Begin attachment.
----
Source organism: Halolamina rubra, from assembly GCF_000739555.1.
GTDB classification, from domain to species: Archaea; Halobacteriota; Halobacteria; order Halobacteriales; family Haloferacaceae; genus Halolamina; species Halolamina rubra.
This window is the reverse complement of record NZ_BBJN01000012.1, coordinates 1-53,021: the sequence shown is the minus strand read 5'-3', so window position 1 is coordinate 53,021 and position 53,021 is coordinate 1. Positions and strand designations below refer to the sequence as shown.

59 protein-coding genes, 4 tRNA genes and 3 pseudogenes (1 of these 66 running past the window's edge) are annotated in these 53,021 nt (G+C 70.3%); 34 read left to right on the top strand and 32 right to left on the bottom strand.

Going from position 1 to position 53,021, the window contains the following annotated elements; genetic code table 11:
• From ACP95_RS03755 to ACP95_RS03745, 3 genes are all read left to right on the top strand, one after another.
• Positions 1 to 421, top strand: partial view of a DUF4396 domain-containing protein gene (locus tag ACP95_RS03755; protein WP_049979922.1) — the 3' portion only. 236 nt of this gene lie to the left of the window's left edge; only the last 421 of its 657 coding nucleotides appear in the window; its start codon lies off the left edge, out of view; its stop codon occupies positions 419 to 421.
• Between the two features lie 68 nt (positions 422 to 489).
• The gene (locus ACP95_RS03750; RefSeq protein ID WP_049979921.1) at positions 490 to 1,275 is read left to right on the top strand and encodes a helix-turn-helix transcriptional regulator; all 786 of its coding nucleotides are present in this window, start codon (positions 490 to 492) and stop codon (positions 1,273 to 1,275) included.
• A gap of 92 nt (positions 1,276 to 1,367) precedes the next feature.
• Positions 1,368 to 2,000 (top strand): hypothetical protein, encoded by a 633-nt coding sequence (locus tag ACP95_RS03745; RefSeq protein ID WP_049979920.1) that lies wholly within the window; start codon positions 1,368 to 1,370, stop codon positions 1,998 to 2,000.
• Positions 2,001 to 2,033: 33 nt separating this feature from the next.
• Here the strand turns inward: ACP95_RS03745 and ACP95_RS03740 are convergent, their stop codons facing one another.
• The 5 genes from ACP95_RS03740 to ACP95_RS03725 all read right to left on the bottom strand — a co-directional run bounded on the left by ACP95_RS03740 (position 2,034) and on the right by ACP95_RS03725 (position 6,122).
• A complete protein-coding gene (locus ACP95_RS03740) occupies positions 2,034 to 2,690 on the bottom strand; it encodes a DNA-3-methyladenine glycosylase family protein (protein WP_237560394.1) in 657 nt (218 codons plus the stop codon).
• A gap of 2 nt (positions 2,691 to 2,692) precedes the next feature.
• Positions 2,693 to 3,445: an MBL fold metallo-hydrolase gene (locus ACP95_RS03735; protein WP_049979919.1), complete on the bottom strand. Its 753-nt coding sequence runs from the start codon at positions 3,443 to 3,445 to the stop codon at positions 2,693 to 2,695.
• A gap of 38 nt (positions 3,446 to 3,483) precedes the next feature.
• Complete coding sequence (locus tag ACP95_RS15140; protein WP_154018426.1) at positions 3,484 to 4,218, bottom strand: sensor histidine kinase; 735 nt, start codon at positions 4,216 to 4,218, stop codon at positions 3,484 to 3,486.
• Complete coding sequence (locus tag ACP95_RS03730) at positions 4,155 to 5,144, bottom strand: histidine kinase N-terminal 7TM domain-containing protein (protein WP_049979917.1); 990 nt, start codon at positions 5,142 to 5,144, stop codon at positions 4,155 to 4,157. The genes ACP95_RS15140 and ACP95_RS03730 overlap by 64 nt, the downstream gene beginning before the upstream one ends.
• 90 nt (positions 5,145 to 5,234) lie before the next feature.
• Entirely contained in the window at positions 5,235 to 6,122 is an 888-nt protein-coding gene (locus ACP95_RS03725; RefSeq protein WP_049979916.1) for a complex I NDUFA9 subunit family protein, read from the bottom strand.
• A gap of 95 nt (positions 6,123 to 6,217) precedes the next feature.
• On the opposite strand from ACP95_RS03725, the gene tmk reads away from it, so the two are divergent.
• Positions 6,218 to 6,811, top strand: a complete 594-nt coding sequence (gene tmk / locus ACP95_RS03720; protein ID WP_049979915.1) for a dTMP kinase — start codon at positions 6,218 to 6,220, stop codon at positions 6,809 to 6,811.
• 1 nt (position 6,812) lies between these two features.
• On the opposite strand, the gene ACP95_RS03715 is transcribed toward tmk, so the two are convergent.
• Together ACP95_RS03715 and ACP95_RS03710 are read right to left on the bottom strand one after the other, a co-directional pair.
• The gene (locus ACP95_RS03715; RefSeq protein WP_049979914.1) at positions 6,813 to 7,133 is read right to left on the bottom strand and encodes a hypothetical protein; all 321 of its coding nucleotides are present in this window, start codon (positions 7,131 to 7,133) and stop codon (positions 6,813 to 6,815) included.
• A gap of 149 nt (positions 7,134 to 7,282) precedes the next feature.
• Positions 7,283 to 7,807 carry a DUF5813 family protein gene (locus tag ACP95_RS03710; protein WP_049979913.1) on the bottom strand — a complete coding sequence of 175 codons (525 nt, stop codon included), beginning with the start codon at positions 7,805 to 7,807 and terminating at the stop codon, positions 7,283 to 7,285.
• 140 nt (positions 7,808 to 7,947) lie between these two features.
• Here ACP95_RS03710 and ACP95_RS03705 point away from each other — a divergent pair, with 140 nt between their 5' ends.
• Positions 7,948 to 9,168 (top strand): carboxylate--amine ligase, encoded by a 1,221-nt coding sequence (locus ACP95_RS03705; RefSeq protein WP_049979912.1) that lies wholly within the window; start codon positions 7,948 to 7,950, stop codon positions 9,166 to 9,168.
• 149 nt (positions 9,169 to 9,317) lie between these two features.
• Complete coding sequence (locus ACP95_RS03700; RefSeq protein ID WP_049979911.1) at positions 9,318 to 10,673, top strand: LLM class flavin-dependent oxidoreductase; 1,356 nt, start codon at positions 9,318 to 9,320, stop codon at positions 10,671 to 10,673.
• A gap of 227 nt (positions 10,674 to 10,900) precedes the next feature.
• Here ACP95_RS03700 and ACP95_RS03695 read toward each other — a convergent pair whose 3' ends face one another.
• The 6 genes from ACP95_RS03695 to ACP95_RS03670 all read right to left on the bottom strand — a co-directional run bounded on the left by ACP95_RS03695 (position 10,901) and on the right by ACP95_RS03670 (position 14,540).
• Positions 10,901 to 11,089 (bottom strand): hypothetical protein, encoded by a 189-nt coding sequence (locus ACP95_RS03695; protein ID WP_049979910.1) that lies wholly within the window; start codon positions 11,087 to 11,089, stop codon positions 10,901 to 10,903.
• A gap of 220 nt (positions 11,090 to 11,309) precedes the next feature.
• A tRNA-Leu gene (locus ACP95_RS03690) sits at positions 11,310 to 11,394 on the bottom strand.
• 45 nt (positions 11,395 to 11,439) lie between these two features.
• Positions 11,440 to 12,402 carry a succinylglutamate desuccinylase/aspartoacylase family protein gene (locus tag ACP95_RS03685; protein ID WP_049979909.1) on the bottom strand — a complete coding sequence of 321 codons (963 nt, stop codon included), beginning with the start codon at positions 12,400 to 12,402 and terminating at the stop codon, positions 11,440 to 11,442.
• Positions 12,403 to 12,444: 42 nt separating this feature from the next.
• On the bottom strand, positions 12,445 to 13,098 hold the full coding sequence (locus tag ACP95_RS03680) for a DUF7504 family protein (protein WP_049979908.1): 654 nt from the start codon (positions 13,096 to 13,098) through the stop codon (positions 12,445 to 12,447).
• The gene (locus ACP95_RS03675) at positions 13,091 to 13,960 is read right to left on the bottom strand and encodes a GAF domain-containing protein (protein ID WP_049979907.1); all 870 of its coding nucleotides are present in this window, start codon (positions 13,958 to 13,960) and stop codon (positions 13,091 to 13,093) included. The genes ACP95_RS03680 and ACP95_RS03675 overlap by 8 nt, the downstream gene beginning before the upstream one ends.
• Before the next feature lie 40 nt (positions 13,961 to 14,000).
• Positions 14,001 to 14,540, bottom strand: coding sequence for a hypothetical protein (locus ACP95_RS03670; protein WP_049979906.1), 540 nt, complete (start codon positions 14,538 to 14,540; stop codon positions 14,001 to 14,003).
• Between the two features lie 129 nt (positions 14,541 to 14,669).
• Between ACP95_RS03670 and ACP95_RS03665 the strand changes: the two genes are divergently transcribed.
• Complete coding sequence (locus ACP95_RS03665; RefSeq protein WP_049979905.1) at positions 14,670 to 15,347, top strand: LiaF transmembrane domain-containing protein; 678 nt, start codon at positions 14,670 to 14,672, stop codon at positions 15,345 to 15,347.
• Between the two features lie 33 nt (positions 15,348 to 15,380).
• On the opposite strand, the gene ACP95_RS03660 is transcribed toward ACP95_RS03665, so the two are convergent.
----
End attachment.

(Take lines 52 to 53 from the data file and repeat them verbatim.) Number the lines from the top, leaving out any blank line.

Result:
• Complete coding sequence (locus ACP95_RS03665; RefSeq protein WP_049979905.1) at positions 14,670 to 15,347, top strand: LiaF transmembrane domain-containing protein; 678 nt, start codon at positions 14,670 to 14,672, stop codon at positions 15,345 to 15,347.
• Between the two features lie 33 nt (positions 15,348 to 15,380).